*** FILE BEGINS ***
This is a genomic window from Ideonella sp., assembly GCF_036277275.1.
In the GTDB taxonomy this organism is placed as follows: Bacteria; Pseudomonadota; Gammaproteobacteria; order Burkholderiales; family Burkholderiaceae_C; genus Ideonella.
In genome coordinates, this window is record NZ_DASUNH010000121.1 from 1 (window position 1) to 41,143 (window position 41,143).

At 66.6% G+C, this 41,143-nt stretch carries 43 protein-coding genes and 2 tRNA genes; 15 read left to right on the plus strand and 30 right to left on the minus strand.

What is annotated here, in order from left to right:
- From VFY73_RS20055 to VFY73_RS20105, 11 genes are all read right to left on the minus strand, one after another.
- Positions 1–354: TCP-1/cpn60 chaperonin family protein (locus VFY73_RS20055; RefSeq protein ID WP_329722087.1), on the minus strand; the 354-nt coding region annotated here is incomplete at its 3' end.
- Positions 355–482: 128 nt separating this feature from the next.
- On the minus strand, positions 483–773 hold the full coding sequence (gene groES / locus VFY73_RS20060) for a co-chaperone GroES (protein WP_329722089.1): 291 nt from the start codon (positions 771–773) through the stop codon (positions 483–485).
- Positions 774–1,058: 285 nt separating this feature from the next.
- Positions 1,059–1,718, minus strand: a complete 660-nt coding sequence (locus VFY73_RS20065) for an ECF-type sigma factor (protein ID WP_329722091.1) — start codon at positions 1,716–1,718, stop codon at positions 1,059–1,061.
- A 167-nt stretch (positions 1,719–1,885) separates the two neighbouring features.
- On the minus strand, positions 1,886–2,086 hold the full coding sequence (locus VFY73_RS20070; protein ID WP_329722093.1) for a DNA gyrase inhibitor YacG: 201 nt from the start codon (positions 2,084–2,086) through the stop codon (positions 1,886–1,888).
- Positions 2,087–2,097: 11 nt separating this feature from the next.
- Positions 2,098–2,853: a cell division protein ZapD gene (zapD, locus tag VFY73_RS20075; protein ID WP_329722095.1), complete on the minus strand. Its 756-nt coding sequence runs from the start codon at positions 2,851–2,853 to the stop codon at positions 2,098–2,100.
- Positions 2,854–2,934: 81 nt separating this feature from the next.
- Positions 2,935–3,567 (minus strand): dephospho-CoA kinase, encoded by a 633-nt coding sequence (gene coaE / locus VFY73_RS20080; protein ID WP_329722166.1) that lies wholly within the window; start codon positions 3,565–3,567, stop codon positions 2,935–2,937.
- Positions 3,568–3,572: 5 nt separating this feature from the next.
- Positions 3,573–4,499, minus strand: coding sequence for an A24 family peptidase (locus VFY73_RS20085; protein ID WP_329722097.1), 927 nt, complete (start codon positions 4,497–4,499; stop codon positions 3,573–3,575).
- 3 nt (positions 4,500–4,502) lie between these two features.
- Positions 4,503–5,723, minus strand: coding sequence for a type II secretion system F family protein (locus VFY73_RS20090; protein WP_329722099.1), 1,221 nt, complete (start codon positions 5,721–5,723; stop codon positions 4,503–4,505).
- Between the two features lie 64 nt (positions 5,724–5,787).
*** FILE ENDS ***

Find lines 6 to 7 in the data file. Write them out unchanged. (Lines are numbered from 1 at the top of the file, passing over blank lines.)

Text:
- From VFY73_RS20055 to VFY73_RS20105, 11 genes are all read right to left on the minus strand, one after another.
- Positions 1–354: TCP-1/cpn60 chaperonin family protein (locus VFY73_RS20055; RefSeq protein ID WP_329722087.1), on the minus strand; the 354-nt coding region annotated here is incomplete at its 3' end.